It is critical to share as little information as possible about the costs and expenses they caused you, the amount of the harm they have done, with the bad business, before you sue them.  In many cases, it is best to avoid talking about settlement with the bad business before you contact an attorney, or before a lawsuit is filed.  Hiring an experienced consumer attorney to manage your dispute may help you neutralize the risks of these cure offers.

Many Lawyers and Businesses are Unfamiliar or Unwilling to Issue Cure Offers

Of the ~10% of our cases where cure offers are made, our clients have accepted a couple (because they were good deals), but more often, the cure offer is defective or legally deficient.  Courts have thrown out more of the cure offers used by bad businesses than we have accepted.  Why is that?

The cure offer amendment to the CSPA puts very specific time limitations, language requirements, and other requirements that businesses, or their lawyers, have often overlooked.  Courts can “strike,” or disregard, filings for various reasons.  Timing, i.e. filing a cure offer too late, is the most common reason we have seen a court strike a cure offer.  We have also seen courts strike cure offers because the offer was not a money payment, but an offer to perform services (which is not allowed by the amendment).  Other times, the cure offer is never filed with the court, as required by law.  There are many more open questions that courts will have to decide in the coming years, but given the low rate at which cure offers are made, the courts may never decide these other issues.

Most Companies Simply do not use the law.

When the cure offer amendment to the CSPA, R.C. 1345.092, was passed, it was supported by a large number of businesses, business associations, and conservative politicians.  One of the largest supporters was the Ohio Automobile Dealers Association.  Dealerships are often sued under the CSPA, as many dealerships engage in unfair, deceptive, or unconscionable acts under Ohio’s consumer protection laws.  The thing with vehicle sales, as opposed to home construction work, repair work, or mechanical work, is that the economic damages are often very clear and very certain from the beginning of the dispute.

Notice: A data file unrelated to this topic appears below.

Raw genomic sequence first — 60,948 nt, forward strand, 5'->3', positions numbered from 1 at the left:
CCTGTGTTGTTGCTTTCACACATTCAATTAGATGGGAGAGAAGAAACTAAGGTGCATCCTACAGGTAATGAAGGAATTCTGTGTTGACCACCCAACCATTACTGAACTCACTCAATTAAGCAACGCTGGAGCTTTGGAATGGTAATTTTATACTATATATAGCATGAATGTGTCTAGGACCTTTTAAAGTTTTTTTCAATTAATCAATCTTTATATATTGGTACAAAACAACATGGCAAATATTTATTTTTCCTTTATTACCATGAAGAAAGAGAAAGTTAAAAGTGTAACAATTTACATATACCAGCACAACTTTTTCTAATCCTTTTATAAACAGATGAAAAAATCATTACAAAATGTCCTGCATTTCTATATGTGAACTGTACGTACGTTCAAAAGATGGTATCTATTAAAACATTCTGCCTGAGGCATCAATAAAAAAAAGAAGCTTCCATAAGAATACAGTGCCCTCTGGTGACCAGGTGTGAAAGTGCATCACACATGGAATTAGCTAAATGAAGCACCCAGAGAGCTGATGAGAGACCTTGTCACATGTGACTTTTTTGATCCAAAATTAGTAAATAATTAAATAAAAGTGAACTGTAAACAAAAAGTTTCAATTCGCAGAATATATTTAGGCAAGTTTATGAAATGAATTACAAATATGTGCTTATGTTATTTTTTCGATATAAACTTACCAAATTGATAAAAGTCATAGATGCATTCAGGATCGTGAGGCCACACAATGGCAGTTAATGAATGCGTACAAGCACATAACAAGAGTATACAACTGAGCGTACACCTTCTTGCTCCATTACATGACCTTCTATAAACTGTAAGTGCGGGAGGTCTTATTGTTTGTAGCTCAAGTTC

Auto dealers, more than any other business, can use the cure offer to quickly and efficiently settle cases, often for far less than the consumer might be entitled to absent the cure offer.  But they usually do not issue cure offers, at least in our cases.  It is rare that we receive cure offers on our cases, and even more rare that the cure offer is made on a case filed against a dealership.  Instead, most cure offers we have seen come from construction contractors, not used or new car dealerships.

One truth seems to be that these companies, the companies that pushed for these legal protections in the first place, simply do not use the protections provided to them.  We have had cases where the dealership knows, before the lawsuit is even filed, what the cure offer amount would need to be to match or exceed the actual economic damages.  It’s usually a very obvious amount.  However, in these cases, the dealership fails to ever issue a cure offer.

While Ohio law continues to develop on the issue of cure offers and settlements under the CSPA, our strategy and our focus will remain the same–we formulate a logical plan, and execute it, in order to help our clients fight these bad businesses.  Maybe our plan has been effective, or perhaps the overwhelming majority of businesses we deal with are being irrational and are not using the cure offer rights under the CSPA.  In any case, not much has changed since the 2012 cure offer amendment became effective.

One comment on “Six Year Recap on Business Cure Offers: The More Things Changed, the More They Stayed the Same

  1. Katrina
    November 15, 2022

    Great blog you have heree

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This entry was posted on April 9, 2018 by in By Daniel Myers, Consumer Law, Ohio, Uncategorized and tagged , , , , , , , .